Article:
Nearly 350 people were wounded in more than 20 attacks nationwide, a surge in violence that came as Iraq moved closer to getting a new government two months after an election seen as crucial to US combat troops leaving the country by August 31.
The deadliest attack saw two explosives-packed vehicles detonated minutes apart in the car park of a textiles factory in the central city of Hilla, 95 kilometres (60 miles) south of Baghdad, as workers boarded buses to go home. About an hour later, a massive blast, which an interior ministry official said was a suicide bomber wearing an explosives-filled belt, engulfed the area as emergency service workers treated victims at the scene.
“When I heard the explosions, I rushed outside and saw the massive damage — there were bodies everywhere, people were crying and screaming,” said Haidar Ali, 35, who had by chance stayed in the factory to speak to a colleague. “It’s the fault of the government and the company. They care only about their own personal safety, and they left the workers without any security. They were very easy targets.”
Dr Ihab al-Dhabhawi, a doctor at Hilla’s hospital, said the explosions, which struck the State Company for Textile Industries at around 1:30 pm (1030 GMT), killed 50 people. A police officer, speaking on condition of anonymity, said security forces had received intelligence of car bombs targeting the city and had searched different parts of it before hearing the explosions.
And in the southern port city of Basra, three car bombs at two markets killed 20 people, police said. The first blast struck in a busy market in the centre of the city, 450 kilometres (280 miles) south of Baghdad, at around 6:00 pm (1500 GMT), while two other blasts hit another market in central Basra an hour later. Earlier, the capital Baghdad was hit by a spate of shootings with automatic weapons against six police or army checkpoints in the east and west of the city, which left seven dead, the interior ministry official said.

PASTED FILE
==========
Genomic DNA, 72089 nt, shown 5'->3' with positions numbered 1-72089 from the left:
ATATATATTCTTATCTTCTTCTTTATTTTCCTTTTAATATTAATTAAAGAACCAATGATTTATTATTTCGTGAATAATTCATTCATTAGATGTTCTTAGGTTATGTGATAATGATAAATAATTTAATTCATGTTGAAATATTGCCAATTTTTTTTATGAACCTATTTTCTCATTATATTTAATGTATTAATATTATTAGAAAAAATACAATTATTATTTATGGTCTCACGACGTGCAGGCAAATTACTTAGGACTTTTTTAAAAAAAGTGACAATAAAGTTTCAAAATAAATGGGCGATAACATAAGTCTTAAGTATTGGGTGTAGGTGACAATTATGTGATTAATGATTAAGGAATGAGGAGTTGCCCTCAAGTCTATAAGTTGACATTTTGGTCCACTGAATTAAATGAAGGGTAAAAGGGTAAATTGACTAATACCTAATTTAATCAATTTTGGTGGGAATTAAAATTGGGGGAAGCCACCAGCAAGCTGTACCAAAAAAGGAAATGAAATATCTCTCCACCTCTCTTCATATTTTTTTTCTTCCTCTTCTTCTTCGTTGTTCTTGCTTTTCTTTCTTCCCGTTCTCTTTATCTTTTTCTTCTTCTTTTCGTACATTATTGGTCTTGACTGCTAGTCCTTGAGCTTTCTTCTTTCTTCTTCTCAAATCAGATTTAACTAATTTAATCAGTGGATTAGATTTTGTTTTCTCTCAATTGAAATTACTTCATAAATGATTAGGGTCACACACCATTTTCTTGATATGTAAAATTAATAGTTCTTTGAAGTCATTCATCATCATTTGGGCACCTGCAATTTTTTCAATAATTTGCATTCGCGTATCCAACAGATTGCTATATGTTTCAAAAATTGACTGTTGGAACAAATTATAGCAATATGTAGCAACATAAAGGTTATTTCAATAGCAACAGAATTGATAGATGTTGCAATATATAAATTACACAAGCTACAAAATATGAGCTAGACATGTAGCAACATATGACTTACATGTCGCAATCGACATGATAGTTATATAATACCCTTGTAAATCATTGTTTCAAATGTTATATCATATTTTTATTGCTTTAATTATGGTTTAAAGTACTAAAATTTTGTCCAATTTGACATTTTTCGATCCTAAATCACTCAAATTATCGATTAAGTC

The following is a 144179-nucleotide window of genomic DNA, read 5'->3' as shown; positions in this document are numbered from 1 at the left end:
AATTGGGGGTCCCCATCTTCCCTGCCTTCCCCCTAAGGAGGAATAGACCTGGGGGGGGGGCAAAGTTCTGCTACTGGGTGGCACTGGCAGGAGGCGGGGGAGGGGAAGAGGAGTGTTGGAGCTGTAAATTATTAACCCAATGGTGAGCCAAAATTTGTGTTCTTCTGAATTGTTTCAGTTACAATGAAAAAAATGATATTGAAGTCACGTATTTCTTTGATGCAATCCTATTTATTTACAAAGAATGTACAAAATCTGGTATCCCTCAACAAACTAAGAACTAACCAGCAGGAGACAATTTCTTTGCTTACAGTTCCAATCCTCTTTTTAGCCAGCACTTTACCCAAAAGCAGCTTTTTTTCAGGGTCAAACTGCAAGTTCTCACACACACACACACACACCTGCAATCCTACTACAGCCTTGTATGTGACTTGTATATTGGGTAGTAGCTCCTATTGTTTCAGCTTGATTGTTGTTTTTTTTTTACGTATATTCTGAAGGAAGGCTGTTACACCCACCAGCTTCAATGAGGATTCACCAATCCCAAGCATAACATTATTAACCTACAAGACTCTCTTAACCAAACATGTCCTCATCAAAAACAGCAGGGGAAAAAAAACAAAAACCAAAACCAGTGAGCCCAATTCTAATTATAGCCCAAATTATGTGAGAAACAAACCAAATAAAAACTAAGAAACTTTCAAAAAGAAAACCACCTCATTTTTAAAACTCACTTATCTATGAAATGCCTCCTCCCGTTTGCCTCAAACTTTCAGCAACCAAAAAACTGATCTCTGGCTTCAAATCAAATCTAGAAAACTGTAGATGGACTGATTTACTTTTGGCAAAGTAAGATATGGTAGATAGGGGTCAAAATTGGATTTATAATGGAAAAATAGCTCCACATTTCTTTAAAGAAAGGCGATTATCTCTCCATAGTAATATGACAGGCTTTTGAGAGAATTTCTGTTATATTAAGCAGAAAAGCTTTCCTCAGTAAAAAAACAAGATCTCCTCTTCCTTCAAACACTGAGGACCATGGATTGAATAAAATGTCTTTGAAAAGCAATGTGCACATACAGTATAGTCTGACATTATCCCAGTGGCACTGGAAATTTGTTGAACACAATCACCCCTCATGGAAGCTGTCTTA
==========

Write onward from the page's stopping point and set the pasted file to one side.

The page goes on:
Two other policemen died in three bombings in south and west Baghdad, he added. “The attacks started at 6:30 am (0330 GMT) and ended around 8:00 am (0500 GMT),” the official said, noting that nearly all of the wounded were security personnel. A double bomb attack near the mosque in Suwayrah, 60 kilometres (40 miles) southeast of the capital, meanwhile, killed 11 people and wounded 70, a police lieutenant told AFP.
Twelve other people were killed in separate attacks around the former Sunni insurgent bastion of Fallujah, west of Baghdad, the northern city of Mosul, in Iskandiriyah, south of Baghdad, and near Tarmiyah, north of the Iraqi capital.
Yesterday’s death toll was the highest since December 8, when 127 people were killed in five massive vehicle-borne bombs across the capital.